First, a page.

“Mental health is like cancer- it’s difficult to struggle silently, and individuals are not always successful.”
She is looking forward to the increased emphasis MCPS is placing on student mental, emotional, and social health next year. “Academics are important, but so is the mental and social aspect. So next year we’re going to focus on those more.” Dr. Connolly can be contacted at (240) 740-5640 or emailed through Christina_N_Conolly@mcpsmd.org. Celia Serkin Celia Serkin is the director of Montgomery County Federations of Families for Children’s Mental Health. She works in Bridges to the Future, a program for 16 through 21 year-olds struggling with mental health, specifically those that are fully or loosely disconnected from society (i.be, living alone, unemployed, or without a support network). Serkin informed the audience that these young adults are often trapped between adult and child transitional services, and forced to bear the responsibilities of an adult when they are unable to do so successfully. Along with seminars about education, vocational instruction, employment and housing, the program holds movie nights and youth resorts to build bonds between youth, adults, and their families. Celia Serkin can be contacted at (301) 412-3604 or emailed at email@example.com. Melissa Egan Melissa Egan is the Vice President of Partnership for Extraordinary Minds. Also known as xMinds, the partnership was founded in 2009 to unite parents, professionals, and educators to advocate for improved education. Completely parent-run, the members consist of families, educators, and adults with autism who share a common goal of empowering parents to be effective educational advocates for their children. xMinds holds many events including monthly speaker talks at the Silver Spring Civic Building; Annual Extraordinary Minds events; clinics about the IEP every October, where attorneys and other experts to answer questions from parents; a Parent Panel every May; and a monthly newsletter about their events and services. Next week an Annual Safe Interactions with Law Enforcement Workshop will be held to teach students how to respond appropriately in such a situation. To learn more about the many events upcoming soon, visit https://xminds.org/.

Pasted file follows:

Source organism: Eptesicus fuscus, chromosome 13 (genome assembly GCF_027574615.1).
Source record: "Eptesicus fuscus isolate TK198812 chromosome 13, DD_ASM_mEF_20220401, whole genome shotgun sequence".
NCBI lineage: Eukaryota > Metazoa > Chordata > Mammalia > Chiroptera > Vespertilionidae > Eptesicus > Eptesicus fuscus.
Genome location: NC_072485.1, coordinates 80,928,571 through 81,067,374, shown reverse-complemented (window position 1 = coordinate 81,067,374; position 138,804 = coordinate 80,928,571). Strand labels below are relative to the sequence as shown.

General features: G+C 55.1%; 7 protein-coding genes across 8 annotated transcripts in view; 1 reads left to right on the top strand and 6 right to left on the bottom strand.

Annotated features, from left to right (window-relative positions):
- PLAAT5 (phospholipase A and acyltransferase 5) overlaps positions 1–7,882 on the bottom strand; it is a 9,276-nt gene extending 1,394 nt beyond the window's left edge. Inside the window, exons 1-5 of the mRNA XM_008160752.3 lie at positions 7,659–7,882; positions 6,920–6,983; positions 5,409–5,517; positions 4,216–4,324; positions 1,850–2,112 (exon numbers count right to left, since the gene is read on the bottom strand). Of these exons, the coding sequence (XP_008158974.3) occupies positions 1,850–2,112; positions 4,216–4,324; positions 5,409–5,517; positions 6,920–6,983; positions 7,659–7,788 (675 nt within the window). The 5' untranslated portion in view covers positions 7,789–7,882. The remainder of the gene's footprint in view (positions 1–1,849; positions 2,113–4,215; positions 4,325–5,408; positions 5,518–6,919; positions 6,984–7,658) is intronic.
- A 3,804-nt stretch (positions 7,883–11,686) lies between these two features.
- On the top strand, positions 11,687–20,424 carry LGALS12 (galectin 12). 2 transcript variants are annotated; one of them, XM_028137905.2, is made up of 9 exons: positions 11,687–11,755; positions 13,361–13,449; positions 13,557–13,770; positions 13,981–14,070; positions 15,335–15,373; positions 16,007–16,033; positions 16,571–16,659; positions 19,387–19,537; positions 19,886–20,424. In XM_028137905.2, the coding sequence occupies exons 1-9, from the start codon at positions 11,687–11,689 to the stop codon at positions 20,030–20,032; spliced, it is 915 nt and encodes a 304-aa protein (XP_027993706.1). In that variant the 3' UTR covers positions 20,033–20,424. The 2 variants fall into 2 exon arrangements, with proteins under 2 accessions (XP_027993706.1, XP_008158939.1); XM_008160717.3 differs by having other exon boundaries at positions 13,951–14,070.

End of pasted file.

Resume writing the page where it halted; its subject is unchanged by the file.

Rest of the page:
This article was provided by Chinese American Parents Association Junior Reporter Club (CAPA JRC) with members who interviewed, audio recorded, wrote, translated, and video recorded. CAPA JRC has 19 Montgomery County middle to high school students. They have created a bilingual platform delivering news and serving the community.